Last Updated: March 17, 2024

Saffron is a spice with antioxidant properties derived from the flowering plant Crocus sativus. When used as a supplement, saffron seems to be effective at reducing symptoms of depression and possibly anxiety.

Saffron is most often used for

What is saffron?

Saffron (Crocus sativus L.) is a flowering plant in the iris family used in various domains for its taste, aroma, pigment, and medicinal properties. Saffron, sometimes called “red gold”, is the most expensive spice in the world and is produced predominantly in Iran.[4] The most prized part of the saffron plant is the dried red stigmas, which contain over 150 bioactive compounds including carotenoids (crocin, crocetin), terpenes (picrocrocin, safranol), and many other phytochemicals.[5]

What are saffron’s main benefits?

Saffron is a potent antioxidant and has shown consistent benefits for depression.[6]

When used in people with minor to moderate depression, saffron appears to be superior to placebo and comparable to some commonly used antidepressants (e.g., fluoxetine, citalopram) for reducing symptoms of depression and achieving remission.[7][8][9] Saffron may also reduce symptoms of anxiety, but this effect is less clearly established.[7]

While the evidence is promising, nearly all of the clinical trials have been conducted in Iran, sample sizes have been small (<100 people), and durations have been short (≤12 weeks). Larger and longer trials in more diverse populations are needed to further validate these effects and determine whether the benefits persist over time.

What are saffron’s main drawbacks?

The most common side effects of saffron include nausea, changes in appetite, dry mouth, headache, anxiety, and drowsiness.[10] Changes in blood parameters have been reported in studies using doses of 60–400 mg daily, although it’s not clear if this has any clinical implications.[11][10] At excessively high doses (1,200–2,000 mg), saffron has been reported to cause vomiting, diarrhea, and bleeding.[1] Supplementing with isolated crocin (one of the active compounds in saffron) at normal doses may raise serum creatinine levels, which could indicate a risk of kidney damage.[2]

There are concerns regarding the quality of saffron supplements. Some of the important compounds in saffron are sensitive to light, oxygen, and temperature. Further, the way saffron is grown, harvested, and processed can alter its chemical composition. Due to its high economic value, saffron has also historically been prone to adulteration.[12] These factors may lead to large variations in the types and amounts of active compounds found in a saffron supplement which could impact its effectiveness. Choosing a supplement that is third-party tested can help ensure its quality.

Lastly, most of the research on saffron has been conducted in Iran, and its effects on other populations require further validation.

How does saffron work?

Saffron contains many active compounds, but crocin, crocetin, safranol, and picrocrocin are considered to be the most important.[13] Following consumption, some of these compounds are transformed within the gastrointestinal tract, and the main compound found in the blood seems to be crocetin (although more research is needed in this department).[5]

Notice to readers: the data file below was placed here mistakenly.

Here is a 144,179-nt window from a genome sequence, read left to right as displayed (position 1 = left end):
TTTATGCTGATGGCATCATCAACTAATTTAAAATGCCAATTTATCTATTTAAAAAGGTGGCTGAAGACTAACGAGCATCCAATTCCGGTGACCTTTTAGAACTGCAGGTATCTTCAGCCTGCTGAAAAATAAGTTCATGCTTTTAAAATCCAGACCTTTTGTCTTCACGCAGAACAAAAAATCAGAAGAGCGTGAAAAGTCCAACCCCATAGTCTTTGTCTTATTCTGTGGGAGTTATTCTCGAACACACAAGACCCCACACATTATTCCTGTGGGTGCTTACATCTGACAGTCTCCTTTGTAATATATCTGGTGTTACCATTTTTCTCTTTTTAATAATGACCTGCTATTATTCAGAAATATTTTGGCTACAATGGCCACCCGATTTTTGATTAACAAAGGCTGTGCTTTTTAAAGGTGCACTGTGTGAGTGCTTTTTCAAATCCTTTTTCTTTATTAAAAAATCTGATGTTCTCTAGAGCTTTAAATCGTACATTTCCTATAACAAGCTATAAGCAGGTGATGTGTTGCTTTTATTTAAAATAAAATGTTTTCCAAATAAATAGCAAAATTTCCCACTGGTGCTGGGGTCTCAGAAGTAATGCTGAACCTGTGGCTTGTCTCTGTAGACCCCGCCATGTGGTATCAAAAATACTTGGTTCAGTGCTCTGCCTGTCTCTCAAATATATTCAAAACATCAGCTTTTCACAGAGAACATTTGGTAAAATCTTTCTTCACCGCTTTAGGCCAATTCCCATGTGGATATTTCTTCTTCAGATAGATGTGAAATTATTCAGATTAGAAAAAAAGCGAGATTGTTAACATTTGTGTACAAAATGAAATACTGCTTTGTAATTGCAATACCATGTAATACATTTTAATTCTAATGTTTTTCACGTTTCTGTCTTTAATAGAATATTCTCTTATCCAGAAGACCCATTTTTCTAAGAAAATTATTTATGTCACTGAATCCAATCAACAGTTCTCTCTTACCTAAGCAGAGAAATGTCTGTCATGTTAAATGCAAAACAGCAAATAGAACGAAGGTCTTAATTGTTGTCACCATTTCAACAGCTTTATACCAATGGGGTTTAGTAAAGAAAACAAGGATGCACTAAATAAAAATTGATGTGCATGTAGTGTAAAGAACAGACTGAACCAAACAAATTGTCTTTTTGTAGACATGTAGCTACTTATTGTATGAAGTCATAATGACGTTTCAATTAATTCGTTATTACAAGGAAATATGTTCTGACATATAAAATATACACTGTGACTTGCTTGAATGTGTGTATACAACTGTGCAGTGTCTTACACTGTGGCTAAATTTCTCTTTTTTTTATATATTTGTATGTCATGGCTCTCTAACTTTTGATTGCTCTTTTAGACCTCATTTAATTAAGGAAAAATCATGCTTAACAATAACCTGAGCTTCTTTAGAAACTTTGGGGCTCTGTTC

Preclinical research suggests that saffron can influence the brain in a variety of ways, which likely explains its effects on mood and cognition. Saffron may prevent the reuptake of certain neurotransmitters — like dopamine, serotonin, and norepinephrine — which allows their effects to persist for longer.[8] Saffron may also interact with the HPA axis, leading to reduced levels of cortisol, and might influence neuroplasticity by increasing brain-derived neurotrophic factor (BDNF).[9]

As an antioxidant, saffron may increase the expression of nuclear factor erythroid 2–related factor 2 (Nrf2), leading to increased levels of antioxidant enzymes and an overall improved antioxidant capacity.[14][6] In animal studies, saffron has reduced oxidative stress in brain tissue.[15]

What are other names for Saffron?
Note that Saffron is also known as:
  • Crocus sativus L.
  • Crocin (a bioactive compound in saffron)
Saffron should not be confused with:
Dosage information

Saffron is usually taken at a dosage of 15 mg twice daily, for a total of 30 mg daily. While higher doses have been used, there is no clear benefit to this, and there may be an increased risk of side effects. Doses above 5 grams (5,000 mg) are considered toxic and doses above 20 grams (20,000 mg) may be lethal.[1]

Saffron supplements usually contain saffron stigma extract, which is the most studied form. However, whole dehydrated stigma or petals are sometimes used, and preliminary research suggests they may also be effective.

Crocin, one of the major active compounds in saffron, can be taken in isolation at a similar dose as saffron. While some research in the realms of depression and metabolic health has demonstrated similar effects,[2][3] there’s currently not enough evidence to support taking crocin instead of regular saffron supplements. Additionally, some research suggests that crocin may increase serum creatinine levels, which could indicate a safety risk for the kidneys.[2]

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Examine Database: Saffron